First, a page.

As major hurricane Irma continues to track west and the forecast path for the storm predicts the expected turn to the north towards Florida will be later, resulting in the landfall position shifting west, the potential impact to the ILS and catastrophe bond market lessens, according to Ben Brookes RMS Vice President of Capital Markets solutions.
Hurricane Irma is the largest threat to the catastrophe bond and insurance-linked securities (ILS) market in its history, with as much as $14 billion of 144a and private cat bonds potentially exposed to the storm.
However, the location of landfall is all important and the scenarios shifting the forecast models further west could mean a lighter load for ILS investors.
Ben Brookes explained that, “Florida hurricane risk is dominant in the ILS market portfolio, whether sitting within multi-peril, multi-region bonds or within Florida hurricane-specific issuances.”
But Brookes cautioned that while, “It is clear that we could be seeing a significant impact on the ILS market… The size of that impact on the ILS market will depend heavily on the exact path the storm takes and how it evolves, both in strength and size.”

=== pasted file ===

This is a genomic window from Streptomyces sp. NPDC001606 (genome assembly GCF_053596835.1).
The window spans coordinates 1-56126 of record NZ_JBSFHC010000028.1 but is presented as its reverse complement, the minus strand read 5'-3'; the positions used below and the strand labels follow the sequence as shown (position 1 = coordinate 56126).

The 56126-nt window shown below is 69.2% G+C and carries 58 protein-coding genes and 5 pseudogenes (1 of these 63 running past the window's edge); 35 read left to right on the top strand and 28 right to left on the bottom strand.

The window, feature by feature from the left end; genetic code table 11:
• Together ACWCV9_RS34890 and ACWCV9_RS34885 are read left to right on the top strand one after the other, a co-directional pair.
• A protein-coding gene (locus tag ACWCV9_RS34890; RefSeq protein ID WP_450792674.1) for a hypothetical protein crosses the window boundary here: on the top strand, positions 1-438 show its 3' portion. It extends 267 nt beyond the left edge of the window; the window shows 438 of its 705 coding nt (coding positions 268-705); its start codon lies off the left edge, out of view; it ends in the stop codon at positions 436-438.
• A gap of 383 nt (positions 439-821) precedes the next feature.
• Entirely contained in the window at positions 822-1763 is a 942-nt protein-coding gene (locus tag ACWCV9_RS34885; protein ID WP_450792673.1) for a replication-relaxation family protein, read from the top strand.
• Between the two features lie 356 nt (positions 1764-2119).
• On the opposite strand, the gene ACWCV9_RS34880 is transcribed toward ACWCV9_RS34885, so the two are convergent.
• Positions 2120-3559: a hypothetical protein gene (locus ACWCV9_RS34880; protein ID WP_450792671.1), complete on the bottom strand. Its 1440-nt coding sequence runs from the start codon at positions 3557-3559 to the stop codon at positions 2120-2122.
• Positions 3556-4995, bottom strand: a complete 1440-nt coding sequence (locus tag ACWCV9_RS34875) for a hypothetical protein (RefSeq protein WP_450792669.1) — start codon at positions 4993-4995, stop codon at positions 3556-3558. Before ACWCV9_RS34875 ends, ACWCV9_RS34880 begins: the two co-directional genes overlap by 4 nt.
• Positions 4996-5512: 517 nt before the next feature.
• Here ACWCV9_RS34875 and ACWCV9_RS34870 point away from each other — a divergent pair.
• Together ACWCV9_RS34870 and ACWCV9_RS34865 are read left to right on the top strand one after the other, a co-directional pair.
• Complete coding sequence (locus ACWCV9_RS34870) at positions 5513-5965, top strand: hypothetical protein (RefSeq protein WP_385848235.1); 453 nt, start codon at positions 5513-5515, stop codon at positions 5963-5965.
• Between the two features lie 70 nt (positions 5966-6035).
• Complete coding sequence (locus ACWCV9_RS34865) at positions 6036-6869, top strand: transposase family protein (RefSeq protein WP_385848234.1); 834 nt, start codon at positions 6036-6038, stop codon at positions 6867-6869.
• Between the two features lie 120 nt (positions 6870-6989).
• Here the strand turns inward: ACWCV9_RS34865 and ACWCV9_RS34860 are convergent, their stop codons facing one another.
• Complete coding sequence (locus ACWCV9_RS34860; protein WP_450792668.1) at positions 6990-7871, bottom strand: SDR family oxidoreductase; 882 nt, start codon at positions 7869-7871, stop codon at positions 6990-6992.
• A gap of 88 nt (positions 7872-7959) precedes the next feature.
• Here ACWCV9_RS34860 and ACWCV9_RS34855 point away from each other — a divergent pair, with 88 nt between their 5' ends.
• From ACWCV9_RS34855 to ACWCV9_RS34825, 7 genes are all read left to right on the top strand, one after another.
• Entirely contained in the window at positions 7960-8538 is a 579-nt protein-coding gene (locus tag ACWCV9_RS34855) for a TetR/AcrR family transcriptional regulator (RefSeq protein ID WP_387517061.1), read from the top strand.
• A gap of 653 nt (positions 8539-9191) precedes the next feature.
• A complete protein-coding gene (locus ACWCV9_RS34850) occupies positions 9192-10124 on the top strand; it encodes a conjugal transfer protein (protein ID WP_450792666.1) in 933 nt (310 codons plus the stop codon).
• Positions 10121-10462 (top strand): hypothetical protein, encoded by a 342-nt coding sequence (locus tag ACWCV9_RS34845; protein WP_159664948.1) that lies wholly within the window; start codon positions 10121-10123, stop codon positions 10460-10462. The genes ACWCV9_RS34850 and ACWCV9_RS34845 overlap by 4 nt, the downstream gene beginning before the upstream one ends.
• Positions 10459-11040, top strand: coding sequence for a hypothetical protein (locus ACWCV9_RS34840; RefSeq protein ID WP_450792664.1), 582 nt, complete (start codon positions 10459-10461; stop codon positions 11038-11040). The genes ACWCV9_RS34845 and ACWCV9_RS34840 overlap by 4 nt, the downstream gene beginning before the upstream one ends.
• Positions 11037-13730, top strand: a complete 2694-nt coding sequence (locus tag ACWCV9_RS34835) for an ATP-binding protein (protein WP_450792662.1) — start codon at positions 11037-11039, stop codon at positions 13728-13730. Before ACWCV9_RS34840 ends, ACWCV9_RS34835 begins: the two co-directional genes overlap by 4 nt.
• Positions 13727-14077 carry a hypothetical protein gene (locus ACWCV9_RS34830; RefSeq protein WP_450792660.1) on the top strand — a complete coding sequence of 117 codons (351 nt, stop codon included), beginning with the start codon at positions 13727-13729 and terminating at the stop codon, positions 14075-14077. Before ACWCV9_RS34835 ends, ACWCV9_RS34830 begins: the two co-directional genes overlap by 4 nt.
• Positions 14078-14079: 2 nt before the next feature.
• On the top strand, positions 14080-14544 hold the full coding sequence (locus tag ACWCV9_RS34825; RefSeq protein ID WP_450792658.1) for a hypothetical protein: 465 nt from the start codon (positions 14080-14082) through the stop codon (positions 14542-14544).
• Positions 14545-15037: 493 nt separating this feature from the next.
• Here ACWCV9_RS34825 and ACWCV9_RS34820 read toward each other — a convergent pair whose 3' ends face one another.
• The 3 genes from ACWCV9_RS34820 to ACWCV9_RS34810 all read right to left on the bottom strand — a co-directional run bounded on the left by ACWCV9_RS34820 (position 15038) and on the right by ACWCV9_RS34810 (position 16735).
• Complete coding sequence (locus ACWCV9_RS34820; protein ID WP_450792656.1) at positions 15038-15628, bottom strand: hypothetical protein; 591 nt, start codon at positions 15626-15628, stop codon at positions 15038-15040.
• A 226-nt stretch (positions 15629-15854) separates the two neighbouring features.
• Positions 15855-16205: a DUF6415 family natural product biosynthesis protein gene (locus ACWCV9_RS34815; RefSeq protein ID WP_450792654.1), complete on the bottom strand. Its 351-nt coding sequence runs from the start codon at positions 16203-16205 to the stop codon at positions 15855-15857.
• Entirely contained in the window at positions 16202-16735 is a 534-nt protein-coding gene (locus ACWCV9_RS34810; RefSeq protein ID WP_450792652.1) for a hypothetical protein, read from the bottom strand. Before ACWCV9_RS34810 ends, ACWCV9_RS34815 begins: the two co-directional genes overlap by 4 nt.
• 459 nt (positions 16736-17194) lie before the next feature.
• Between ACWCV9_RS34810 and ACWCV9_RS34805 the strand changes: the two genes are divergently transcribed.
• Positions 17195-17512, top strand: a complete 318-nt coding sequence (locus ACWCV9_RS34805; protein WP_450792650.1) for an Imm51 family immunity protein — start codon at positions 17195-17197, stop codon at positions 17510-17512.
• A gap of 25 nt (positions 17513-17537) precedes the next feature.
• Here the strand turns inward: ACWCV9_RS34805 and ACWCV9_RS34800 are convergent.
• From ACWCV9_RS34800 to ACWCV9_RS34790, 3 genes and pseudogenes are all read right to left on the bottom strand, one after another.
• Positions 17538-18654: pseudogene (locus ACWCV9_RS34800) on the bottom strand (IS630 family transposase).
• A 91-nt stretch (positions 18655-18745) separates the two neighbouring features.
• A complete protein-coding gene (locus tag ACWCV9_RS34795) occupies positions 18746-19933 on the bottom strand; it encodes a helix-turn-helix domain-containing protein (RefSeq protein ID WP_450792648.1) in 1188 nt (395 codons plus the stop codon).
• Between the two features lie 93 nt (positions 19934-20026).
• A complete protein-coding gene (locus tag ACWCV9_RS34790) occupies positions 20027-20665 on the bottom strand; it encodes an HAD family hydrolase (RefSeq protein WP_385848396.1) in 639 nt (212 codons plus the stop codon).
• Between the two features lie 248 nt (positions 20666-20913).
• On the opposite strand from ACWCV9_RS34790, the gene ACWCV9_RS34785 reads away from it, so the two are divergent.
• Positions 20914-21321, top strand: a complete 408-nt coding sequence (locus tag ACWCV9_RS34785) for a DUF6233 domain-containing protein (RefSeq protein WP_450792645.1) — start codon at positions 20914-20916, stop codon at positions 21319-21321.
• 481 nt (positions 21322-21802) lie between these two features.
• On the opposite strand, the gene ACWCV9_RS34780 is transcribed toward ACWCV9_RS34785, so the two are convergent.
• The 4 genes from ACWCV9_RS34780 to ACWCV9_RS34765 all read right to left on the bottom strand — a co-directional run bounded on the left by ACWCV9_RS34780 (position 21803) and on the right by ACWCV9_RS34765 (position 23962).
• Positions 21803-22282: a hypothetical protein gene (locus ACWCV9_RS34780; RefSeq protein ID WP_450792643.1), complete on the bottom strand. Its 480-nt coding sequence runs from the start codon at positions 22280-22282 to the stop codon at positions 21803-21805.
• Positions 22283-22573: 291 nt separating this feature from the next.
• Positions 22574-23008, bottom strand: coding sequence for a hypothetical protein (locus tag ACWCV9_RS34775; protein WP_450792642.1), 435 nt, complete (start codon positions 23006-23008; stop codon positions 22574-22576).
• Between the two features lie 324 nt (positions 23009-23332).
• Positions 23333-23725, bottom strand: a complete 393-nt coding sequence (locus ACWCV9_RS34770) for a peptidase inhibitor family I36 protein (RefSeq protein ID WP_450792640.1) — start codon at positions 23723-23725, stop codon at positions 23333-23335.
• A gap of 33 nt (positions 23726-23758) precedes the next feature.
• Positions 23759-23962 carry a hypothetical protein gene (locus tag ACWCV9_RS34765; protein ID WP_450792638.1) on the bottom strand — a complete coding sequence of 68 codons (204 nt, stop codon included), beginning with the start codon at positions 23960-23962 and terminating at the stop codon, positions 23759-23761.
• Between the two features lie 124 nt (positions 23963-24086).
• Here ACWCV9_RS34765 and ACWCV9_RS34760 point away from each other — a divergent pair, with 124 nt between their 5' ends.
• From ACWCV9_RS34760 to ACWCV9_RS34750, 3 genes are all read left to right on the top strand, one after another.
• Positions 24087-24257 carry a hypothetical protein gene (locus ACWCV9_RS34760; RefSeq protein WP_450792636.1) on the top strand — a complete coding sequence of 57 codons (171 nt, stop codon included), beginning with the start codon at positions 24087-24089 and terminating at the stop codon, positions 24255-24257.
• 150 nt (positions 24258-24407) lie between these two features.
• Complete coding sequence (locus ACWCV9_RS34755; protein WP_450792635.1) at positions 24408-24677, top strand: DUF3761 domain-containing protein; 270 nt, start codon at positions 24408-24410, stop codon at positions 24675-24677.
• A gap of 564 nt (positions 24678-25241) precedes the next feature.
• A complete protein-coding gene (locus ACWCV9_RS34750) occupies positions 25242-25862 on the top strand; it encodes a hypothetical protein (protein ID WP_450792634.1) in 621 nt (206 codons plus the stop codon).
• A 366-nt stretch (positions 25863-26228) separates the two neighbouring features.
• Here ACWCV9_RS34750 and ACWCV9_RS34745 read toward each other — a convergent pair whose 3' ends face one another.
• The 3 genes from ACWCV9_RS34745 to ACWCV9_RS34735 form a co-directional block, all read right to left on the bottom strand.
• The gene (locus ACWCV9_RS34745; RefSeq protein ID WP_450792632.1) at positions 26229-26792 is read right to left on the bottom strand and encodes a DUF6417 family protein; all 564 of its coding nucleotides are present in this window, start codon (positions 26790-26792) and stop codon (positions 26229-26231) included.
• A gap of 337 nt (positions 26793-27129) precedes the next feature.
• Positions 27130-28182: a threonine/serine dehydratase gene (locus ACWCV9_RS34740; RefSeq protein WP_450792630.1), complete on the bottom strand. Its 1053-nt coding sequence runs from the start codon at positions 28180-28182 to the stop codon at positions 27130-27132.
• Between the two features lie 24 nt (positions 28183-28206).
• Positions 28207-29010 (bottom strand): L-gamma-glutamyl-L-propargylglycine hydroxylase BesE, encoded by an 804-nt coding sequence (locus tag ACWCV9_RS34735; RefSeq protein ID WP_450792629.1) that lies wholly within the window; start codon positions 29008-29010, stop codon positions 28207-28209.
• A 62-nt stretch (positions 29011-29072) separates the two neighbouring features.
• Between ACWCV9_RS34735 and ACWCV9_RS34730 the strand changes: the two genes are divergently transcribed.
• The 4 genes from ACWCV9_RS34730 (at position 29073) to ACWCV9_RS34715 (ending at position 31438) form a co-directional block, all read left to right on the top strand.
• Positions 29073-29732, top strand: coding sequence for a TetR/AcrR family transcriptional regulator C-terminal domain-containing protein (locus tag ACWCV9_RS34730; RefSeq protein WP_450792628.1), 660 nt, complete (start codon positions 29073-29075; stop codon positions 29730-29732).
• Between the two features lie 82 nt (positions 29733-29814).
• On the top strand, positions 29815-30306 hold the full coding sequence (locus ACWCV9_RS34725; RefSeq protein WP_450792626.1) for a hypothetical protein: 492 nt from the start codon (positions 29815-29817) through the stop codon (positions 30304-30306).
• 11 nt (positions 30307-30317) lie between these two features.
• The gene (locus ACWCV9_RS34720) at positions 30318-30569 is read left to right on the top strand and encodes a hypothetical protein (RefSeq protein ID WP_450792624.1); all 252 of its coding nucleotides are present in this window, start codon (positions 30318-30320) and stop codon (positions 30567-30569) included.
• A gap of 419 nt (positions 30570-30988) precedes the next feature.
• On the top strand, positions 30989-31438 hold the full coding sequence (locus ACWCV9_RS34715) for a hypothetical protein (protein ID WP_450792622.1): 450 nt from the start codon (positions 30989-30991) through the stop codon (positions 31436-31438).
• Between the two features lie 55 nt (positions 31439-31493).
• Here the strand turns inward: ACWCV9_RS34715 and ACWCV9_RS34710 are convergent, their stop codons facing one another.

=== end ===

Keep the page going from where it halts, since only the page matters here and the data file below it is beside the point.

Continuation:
Analysis on Friday using RMS HWind forecasts suggested that almost half of the outstanding principal in the 144A catastrophe bond market could have been exposed to Irma.
But with the westward shift in the forecast track for hurricane Irma today this number has likely lessened somewhat.
Brookes explained, “If the storm tracks west, the ILS market impact will likely be lower.”
Whatever the outcome though it could be months for the final loss to the ILS market from hurricane Irma to become clear.
“The majority of Florida risk in the market is based on indemnity or industry losses and, as a result, pay-outs will take many months (or years) to be finally determined,” Brookes told Artemis.
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